Geffen says this is definitely good news for property owners who wish to sell in the current buoyant market.

According to Propstats, the most expensive sectional title sold recently in the CBD was a three bedroom apartment with three and a half bathrooms, which achieved a sale price of R10 million. In the previous year, the highest priced sale was a five-year-old two bedroom apartment that sold for R4.19 million.

 This apartment has one bedroom, one bathroom, a lounge, access to a swimming pool, a fully equipped gym and 24-hour security. It is priced at R1.85 million – click here to view.

Lew Geffen Sotheby’s International Realty CBD property expert, Jayson Sprawson, says currently on the market are several exclusive apartments in the R4 million to R10 million bracket, which are becoming commonplace in the area.

At the same time, foreign interest in the CBD has probably been at its highest point since 2007, he says.

Sprawson describes the property buyers in the CBD as ‘quite an interesting mix’, with a wide variety of people drawn to the area to invest or to live.

The vast majority of buyers are middle class, relocating from South Africa’s other major cities such as Johannesburg, Durban andBloemfontein, or buying an investment for their children to live in while studying in Cape Town, he says. There seems to be a migration of South Africans to Cape Town at the moment, which is pushing demand. “While South African buyers from outside of Cape Town are shocked at the soaring prices of Cape Town CBD prices, they are still investing in fear of missing the proverbial boat.”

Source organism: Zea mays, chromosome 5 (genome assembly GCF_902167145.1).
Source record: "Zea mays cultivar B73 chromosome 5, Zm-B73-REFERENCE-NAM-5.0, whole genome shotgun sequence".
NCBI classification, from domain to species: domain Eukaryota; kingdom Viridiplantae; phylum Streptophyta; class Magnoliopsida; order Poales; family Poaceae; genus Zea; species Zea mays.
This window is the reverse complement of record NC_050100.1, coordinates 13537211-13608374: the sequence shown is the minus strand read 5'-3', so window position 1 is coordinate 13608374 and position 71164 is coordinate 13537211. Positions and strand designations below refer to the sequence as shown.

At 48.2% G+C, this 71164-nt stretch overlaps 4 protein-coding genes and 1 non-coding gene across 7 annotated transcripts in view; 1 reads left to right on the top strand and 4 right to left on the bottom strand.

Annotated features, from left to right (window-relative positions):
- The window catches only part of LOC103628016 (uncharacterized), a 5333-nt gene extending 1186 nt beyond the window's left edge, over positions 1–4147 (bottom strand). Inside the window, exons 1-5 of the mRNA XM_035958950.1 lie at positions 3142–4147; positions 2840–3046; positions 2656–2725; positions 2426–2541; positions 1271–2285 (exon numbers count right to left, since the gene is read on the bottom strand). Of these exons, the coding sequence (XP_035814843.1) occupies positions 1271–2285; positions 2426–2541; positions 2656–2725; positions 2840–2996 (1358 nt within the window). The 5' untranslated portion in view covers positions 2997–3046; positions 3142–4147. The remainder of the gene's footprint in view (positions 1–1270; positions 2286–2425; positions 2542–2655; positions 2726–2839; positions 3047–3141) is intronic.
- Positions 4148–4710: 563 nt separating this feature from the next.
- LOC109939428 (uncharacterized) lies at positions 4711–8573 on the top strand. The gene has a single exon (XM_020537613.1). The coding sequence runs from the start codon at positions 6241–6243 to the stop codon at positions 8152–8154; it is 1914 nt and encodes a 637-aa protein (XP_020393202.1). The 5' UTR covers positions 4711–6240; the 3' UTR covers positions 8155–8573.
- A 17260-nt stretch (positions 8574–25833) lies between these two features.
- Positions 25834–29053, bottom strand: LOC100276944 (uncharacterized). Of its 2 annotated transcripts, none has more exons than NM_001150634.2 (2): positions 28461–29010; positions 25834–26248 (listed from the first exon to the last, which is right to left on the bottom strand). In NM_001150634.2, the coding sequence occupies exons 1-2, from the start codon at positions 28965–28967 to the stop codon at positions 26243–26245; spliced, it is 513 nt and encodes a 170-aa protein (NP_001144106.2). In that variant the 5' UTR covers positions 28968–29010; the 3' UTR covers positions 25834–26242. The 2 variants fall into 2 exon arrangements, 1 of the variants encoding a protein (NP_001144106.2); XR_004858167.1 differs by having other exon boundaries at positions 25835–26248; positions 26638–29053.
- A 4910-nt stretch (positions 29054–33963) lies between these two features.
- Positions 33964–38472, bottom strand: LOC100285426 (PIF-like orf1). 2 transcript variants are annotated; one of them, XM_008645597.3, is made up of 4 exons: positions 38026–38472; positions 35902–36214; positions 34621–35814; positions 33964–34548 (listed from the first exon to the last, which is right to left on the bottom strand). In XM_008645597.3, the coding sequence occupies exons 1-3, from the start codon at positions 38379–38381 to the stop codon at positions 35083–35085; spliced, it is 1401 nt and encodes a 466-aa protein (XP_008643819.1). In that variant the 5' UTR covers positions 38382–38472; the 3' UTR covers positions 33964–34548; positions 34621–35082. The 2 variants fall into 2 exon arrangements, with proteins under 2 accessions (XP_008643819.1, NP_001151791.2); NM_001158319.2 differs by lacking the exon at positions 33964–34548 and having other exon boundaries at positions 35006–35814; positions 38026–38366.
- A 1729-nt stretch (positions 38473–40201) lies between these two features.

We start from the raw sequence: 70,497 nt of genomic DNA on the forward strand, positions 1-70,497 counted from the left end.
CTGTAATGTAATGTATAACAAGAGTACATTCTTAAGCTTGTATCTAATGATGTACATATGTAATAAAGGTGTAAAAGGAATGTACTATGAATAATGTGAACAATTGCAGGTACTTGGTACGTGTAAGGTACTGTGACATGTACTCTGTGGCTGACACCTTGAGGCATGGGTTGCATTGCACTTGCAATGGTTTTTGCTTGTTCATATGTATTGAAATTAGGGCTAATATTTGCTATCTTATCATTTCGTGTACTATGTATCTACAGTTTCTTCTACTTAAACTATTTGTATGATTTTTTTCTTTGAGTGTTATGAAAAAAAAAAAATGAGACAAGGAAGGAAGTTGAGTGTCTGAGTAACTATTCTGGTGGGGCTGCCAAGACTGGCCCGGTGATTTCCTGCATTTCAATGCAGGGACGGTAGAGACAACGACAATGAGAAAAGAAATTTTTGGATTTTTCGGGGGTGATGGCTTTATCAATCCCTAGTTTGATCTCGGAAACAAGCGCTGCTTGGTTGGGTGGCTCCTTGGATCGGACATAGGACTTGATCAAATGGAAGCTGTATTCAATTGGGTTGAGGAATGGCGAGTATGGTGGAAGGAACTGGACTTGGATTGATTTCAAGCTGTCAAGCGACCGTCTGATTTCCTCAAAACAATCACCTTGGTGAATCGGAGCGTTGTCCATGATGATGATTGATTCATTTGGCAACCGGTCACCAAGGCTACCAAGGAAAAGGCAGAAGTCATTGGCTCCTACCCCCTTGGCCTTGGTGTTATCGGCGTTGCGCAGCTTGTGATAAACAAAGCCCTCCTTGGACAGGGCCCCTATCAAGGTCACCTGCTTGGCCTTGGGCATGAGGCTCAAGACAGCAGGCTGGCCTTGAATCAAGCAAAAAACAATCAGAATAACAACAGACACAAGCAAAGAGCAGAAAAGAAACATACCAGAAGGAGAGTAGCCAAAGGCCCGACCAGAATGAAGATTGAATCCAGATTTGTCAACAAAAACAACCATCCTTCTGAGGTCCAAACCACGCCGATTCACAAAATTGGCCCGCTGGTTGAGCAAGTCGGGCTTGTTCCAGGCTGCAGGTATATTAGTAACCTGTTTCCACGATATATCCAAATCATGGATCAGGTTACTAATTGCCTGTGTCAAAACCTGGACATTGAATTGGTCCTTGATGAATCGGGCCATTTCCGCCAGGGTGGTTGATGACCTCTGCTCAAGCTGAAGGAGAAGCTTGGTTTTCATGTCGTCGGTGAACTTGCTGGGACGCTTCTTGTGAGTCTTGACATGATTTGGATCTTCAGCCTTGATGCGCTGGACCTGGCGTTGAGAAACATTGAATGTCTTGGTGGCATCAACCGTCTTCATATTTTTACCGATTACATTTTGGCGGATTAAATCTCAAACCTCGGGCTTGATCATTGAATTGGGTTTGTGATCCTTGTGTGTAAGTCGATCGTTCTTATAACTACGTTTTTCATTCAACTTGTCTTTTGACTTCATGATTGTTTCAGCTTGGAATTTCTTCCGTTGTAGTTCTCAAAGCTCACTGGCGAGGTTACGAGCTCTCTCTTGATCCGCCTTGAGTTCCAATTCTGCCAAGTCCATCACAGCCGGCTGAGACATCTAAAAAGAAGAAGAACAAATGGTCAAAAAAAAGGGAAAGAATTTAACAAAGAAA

Sprawson says it’s not just young, trendy up-and-coming individuals who you’d imagine would enjoy the buzz of living in the heart of a city. He says there are families with school-going children, professionals in their 30s and 40s and, according to the CCID’s recent Residential Survey, a fair sprinkling of senior citizens as well.

Sprawson says many central city flats are also bought as investment properties to rent to long-term tenants, or increasingly for short-term letting to executives visiting Cape Town for work who choose not to stay in hotels. He says the short-term letting market is an investment model which cannot be ignored, with the CBD showing impressive occupancy levels all year round between conference visitors, traveling executives, sports event participants and holidaymakers. Many of the Atlantic Seaboard sectional title schemes don’t allow short-term letting, which again makes the CBD, De Waterkant and Foreshore developments so appealing, he says.

CBD residential properties consist of generally fairly new conversions or builds and are therefore characterised by a high standard of modern finishes,  commanding a premium on the rental market.

Sprawson believes that the demand for CBD property will remain high and prices will continue to rise because there is unlikely to be a massive surge in residential property development in the short term.

“We’ll see a handful of buildings being converted to mixed-use with a residential element over the next couple of years, but demand will still outstrip the rate at which developers will be able to supply new properties, which is frustrating for us as agents, as we are literally sitting with waiting lists of buyers desperately wanting to get in on the investment action.”

Geffen says the high purchase rate that the properties in the area are experiencing, with most achieving at least 95 percent of their asking price, is entirely driven by the growing desirability of the area as a residential zone, because many people want to live within walking distance of work, and also like the idea of a 24-hour city life on their doorstep.